Reading Room: David J. Silverman *00

“Part of respecting Native people of the past means rendering them in three-dimensional form.” — David J. Silverman *00
George Washington University Photographic Services
David J. Silverman *00, professor of history at George Washington University, has investigated indigenous perspectives since his Princeton dissertation on the Wampanoags of Martha’s Vineyard. His book, This Land Is Their Land (Bloomsbury), offers the Wampanoag view of Plymouth Colony, the Thanksgiving myth, and the violence that shattered a fragile alliance with the settlers. On the eve of Plymouth’s 400th anniversary, Silverman explores the ways in which Native people alternately contested and adapted to colonial power. “If we’re going to insist on associating Thanksgiving with Pilgrims and Indians,” Silverman says, “we need to get the history right.”

What are our misconceptions about the Indians and the Pilgrims?

The most fundamental one is that friendly Indians — they’re not named by tribe — welcomed the Pilgrims, so that the Pilgrims could launch the United States as a democratic, Christian model for the whole world. Yet at every single level that narrative is false. The Native people did have a name — they were the Wampanoags, and they reached out because they had just experienced a massive epidemic introduced by Europeans, which had decimated their population. And they were under attack by the Narragansetts and needed allies. They certainly never envisioned these newcomers creating a settler society that would displace them from the world.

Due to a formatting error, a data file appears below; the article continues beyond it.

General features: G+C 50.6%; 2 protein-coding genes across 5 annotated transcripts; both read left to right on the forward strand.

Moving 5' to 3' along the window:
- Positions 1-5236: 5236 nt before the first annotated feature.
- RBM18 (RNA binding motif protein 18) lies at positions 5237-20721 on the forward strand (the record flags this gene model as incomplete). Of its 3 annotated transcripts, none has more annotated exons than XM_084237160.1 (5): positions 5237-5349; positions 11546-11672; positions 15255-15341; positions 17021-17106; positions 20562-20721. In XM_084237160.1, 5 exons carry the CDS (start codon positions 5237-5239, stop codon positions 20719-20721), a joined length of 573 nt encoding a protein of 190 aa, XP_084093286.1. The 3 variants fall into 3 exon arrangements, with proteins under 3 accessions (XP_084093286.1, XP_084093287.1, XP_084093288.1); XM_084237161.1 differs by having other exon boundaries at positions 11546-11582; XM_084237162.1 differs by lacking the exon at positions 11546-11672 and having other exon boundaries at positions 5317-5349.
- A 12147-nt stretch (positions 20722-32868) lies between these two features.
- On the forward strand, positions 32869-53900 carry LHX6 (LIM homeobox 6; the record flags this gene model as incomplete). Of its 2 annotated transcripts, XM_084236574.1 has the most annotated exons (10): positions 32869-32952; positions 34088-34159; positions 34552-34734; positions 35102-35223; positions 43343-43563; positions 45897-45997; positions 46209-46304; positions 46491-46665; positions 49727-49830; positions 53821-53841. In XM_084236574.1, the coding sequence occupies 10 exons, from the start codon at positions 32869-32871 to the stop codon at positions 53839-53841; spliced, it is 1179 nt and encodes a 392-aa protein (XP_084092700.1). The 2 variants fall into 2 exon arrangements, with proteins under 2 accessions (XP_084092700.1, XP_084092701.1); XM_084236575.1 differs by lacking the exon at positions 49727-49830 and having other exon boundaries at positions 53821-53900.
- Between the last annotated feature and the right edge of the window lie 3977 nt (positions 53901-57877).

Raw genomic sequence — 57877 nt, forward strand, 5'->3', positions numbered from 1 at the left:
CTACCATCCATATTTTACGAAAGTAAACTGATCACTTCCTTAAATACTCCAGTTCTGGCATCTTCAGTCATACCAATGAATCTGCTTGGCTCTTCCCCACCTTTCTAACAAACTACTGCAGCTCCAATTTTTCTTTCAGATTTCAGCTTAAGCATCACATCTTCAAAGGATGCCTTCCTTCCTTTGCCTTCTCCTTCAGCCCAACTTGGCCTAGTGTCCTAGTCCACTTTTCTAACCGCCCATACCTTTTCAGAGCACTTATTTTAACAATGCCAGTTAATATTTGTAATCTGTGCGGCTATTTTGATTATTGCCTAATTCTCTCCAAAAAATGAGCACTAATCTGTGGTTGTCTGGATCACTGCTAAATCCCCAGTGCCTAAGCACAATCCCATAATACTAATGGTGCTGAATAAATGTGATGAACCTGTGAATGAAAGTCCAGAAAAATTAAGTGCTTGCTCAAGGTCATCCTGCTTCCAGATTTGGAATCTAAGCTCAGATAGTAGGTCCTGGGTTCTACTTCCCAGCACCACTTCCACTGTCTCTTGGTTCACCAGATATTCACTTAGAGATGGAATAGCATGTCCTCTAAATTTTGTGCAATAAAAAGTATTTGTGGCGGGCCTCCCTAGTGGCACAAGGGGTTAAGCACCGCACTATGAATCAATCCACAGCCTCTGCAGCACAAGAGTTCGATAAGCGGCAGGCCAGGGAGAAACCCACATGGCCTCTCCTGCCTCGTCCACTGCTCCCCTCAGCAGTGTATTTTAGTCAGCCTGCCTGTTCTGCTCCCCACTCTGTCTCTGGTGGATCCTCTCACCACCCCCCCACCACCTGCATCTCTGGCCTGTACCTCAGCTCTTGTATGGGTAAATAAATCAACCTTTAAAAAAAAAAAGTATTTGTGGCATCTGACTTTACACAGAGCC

What else have we gotten wrong?

There’s this notion that the Native people were frozen in a Stone Age existence before the [1620] arrival of the Mayflower. Native people had civilizations that had evolved over millennia, and they had a century or more of contact with Europeans before the Mayflower, which deeply informed their interactions.

This was not a lasting friendship. It was uneasy from the beginning. It almost degenerated into violence multiple times. By the second generation, the region descended into a bloodbath.

What about the first Thanksgiving?

It’s actually not all that important to the alliance. There was this shared meal [in the fall of 1621], but the English barely wrote about it at all. It’s a symbol designed to represent colonization as bloodless and to represent Native people consenting to their own colonization.

How were you able to discern the Native point of view?

It’s not easy. It’s important to note that there are entire categories of Wampanoag people whose voices aren’t represented whatsoever: women, the elderly, the very young. The Wampanoags with whom the Europeans were in contact tended to be politicians and military men and sometimes traders, who had principled disagreements and critiques that worked their way into colonial documents.

The Natives were so important to colonization. The Europeans’ safety, their economies, everything about their ventures hinges on their relations with indigenous people. So they’re paying very close attention, within the limits of their ethnographic blinders.

How would they like to see Thanksgiving commemorated?

Native people recognize that the Thanksgiving myth is nonsense, but it’s the one time of year when the public pays attention to them. I think it will take a massive reckoning for white Americans to confront what American history looks like with Native people at the center of it. It challenges almost every uplifting conception that Americans have of themselves and their country.

Interview conducted and condensed by Julia M. Klein